Cushing’s disease, more accurately called pituitary pars intermedia dysfunction (PPID), is an endocrine disorder that affects about 20% of senior horses, ponies, and donkeys. The condition can cause serious health complications if not treated appropriately, and affected horses must be monitored regularly, so their treatment regimen can be adjusted as needed. Because our Leatherstocking Veterinary Services team loves our senior horse population, we are providing information about this problematic disease so you will know if your horse is affected.
What is Cushing’s disease in horses?
The pituitary gland is a small, hormone-producing organ at the base of the brain that normally regulates metabolic and reproductive functions and helps maintain blood pressure and electrolyte balance. In horses with PPID, the pituitary gland section (i.e., the pars intermedia) enlarges, causing the gland to overproduce certain hormones. These hormones are known as the proopiomelanocortin-derived peptides (POMC) and include melanocyte stimulating hormone (MSH), corticotropin-like intermediate lobe peptide (CLIP), beta-endorphin, and adrenocorticotropic hormone (ACTH). In most species, Cushing’s disease involves only one hormone system, which is why the condition in horses is more accurately called PPID.
How does Cushing’s disease affect horses?
Most horses diagnosed with PPID are 15 years or older, although horses as young as 7 have been affected. The resultant hormonal imbalances cause a range of clinical abnormalities, including:
- Delayed shedding — Many affected horses don’t shed out normally.
- Wooly hair coat — One of the most common signs is a long, curly hair coat, especially as the condition progresses.
- Excessive thirst — PPID horses commonly drink excessive amounts of water and produce large urine volumes. This condition is called polydipsia/polyuria.
- Sweating abnormalities — Affected horses may sweat excessively or be unable to sweat. In the latter case, the horse is at increased risk for hyperthermia, which can be life-threatening.
- Abnormal body conformation — PPID horses may exhibit muscle wasting and have abnormal fat deposits on their neck, above their eyes, and at their tail head, and some horses develop a pot belly.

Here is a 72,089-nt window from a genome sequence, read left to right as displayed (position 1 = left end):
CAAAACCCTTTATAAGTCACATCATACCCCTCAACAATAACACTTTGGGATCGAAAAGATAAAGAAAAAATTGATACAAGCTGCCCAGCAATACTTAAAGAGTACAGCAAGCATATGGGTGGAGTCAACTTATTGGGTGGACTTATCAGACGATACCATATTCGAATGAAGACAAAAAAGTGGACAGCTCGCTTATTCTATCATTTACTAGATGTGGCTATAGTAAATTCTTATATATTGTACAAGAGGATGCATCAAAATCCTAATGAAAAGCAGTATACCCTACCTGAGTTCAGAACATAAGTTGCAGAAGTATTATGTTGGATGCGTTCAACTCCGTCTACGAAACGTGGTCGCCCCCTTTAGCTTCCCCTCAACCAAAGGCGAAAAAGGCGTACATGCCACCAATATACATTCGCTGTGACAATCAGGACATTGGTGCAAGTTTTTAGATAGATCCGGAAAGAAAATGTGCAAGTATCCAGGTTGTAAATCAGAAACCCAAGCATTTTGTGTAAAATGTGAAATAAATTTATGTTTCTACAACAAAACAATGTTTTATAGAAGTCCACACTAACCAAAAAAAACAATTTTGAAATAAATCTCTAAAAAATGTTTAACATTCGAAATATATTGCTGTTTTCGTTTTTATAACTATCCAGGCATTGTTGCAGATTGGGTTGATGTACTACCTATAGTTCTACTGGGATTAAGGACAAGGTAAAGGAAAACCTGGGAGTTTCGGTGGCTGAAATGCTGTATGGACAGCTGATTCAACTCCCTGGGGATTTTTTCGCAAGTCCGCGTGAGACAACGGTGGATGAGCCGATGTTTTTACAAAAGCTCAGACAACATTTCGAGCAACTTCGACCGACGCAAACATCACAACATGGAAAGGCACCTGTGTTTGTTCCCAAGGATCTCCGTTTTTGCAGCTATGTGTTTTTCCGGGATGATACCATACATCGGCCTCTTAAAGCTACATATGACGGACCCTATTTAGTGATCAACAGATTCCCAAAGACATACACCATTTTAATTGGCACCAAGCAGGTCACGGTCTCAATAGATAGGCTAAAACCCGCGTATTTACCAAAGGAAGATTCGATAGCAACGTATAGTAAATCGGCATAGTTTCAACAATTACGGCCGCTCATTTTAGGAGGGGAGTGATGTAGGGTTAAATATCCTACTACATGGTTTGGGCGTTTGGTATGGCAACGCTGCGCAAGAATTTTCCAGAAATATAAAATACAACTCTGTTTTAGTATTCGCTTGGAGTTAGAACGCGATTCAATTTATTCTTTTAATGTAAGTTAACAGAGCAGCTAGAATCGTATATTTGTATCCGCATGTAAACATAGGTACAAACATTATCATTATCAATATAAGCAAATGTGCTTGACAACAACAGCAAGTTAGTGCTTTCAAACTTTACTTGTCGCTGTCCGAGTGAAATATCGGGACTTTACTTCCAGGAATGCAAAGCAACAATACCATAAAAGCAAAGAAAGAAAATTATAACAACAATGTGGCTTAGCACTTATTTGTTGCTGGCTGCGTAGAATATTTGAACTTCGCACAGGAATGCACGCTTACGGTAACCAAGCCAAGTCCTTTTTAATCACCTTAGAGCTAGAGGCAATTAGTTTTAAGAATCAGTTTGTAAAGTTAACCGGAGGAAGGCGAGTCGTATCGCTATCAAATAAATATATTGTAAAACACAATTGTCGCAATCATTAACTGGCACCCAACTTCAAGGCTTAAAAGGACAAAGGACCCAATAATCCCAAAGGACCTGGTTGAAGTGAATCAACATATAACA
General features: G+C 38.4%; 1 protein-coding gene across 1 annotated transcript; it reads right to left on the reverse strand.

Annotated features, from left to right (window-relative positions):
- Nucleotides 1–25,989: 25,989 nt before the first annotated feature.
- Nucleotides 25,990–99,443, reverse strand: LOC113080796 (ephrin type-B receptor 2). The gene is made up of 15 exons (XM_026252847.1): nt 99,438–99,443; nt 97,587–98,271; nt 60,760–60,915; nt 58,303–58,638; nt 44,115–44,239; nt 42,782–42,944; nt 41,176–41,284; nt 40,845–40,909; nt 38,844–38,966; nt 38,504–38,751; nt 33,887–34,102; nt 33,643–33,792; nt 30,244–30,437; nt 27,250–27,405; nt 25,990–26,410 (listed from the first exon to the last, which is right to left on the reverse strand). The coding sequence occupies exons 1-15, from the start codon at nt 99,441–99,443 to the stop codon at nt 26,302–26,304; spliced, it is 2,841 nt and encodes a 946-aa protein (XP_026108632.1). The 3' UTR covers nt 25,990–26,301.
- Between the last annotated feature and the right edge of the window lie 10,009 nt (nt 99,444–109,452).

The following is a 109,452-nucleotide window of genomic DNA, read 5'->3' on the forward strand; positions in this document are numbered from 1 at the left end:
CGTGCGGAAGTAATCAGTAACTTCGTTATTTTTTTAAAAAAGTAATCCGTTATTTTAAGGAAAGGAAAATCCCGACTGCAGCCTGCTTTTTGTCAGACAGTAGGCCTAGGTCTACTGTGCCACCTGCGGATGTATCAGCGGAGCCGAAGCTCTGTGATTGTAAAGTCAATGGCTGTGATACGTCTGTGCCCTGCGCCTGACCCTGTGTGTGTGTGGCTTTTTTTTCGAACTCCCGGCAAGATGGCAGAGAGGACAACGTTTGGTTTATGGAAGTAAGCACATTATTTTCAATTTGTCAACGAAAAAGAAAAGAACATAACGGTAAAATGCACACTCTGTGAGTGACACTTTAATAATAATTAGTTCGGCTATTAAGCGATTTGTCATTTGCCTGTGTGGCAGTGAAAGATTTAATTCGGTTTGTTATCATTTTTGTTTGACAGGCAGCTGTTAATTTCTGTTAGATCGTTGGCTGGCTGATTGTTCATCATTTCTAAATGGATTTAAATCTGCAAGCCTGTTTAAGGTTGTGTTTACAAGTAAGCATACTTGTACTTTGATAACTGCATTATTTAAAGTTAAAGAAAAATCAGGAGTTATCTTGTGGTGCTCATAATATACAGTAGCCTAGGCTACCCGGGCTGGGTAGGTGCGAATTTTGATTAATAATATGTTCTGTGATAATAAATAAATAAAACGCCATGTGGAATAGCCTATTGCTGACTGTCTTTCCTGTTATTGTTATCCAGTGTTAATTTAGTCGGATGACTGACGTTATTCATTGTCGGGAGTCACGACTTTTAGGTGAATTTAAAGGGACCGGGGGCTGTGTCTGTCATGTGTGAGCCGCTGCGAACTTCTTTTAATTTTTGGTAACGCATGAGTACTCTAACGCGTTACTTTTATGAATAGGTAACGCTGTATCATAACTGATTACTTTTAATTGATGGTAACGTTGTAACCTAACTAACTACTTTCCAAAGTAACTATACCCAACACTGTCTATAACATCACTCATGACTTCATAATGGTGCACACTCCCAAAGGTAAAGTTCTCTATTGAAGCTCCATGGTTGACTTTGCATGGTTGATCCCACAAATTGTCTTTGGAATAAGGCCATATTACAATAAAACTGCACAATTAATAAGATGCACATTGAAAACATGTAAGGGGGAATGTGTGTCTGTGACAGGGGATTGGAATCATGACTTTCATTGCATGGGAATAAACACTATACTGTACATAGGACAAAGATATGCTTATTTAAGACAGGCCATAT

- Chronic infections — Many affected horses are plagued by issues such as dental disease, skin infections, diarrhea, respiratory diseases, sinus infections, and foot abscesses. They also tend to carry higher parasite loads and their wounds heal more slowly.
- Lethargy — PPID horses may seem lethargic or be exercise intolerant.
- Insulin dysregulation — Many affected horses also have abnormal glucose and fat metabolism, which is associated with equine metabolic syndrome (EMS). Horses can be affected by EMS and PPID simultaneously.
- Laminitis — One of the most concerning PPID effects is laminitis, which causes weakening in the hoof tissues, and allows the coffin bone to rotate. Affected horses experience significant pain, and the condition can be severe enough to warrant euthanasia.
How is Cushing’s disease diagnosed in horses?
While horses with a wooly hair coat are PPID poster children, not every horse with the disease exhibits this sign. The only way to know if your horse has PPID is through screening tests, which should begin when your horse is in their early teens to help ensure the condition is detected before health complications occur. PPID tests include:
- Baseline ACTH test — This test measures your horse’s ACTH plasma level. Your horse doesn’t require fasting, but they should not be fed grain for at least 12 hours prior to having their blood drawn. Normal ACTH levels vary depending on the season, and can also fluctuate with stress, illness, exercise and, in some cases, diet. Performing the test when your horse is in their home environment when they are healthy and not stressed is recommended. This test may not detect horses in the early disease stages.
- Thyrotropin releasing hormone (TRH) stimulation test — The TRH stim test, which is more sensitive for PPID, involves collecting a baseline ACTH sample, administering TRH intravenously, and then collecting a second ACTH sample 10 minutes later.
How is Cushing’s disease treated in horses?
PPID has no cure. Treatment focuses on reducing or preventing clinical signs, and must be continued throughout the horse’s life. Management strategies include:
- Medications — A Food and Drug Administration (FDA)-approved drug is licensed to treat PPID. Once treatment begins, testing is necessary to ensure the correct dose.
- Dietary management — If your horse is overweight, a safe weight loss strategy that limits or avoids grazing, especially on lush grass, and excludes grains and cereal based foods, which are high in non-structural carbohydrates, is necessary.
- Exercise — Exercise can help control weight and improve insulin sensitivity in horses, but you must consider your horse’s fitness level and laminitic status when developing their exercise regimen.
- Clipping — Horses whose long hair coat doesn’t shed out appropriately should be body clipped in the summer to prevent overheating.
- Monitoring — ACTH levels should be regularly measured to monitor your horse’s progress and ensure their medication dose is accurate.
PPID is a problematic condition that can significantly affect your horse’s health and wellbeing. Contact our Leatherstocking Veterinary Services team if you would like your horse screened for this concerning disease.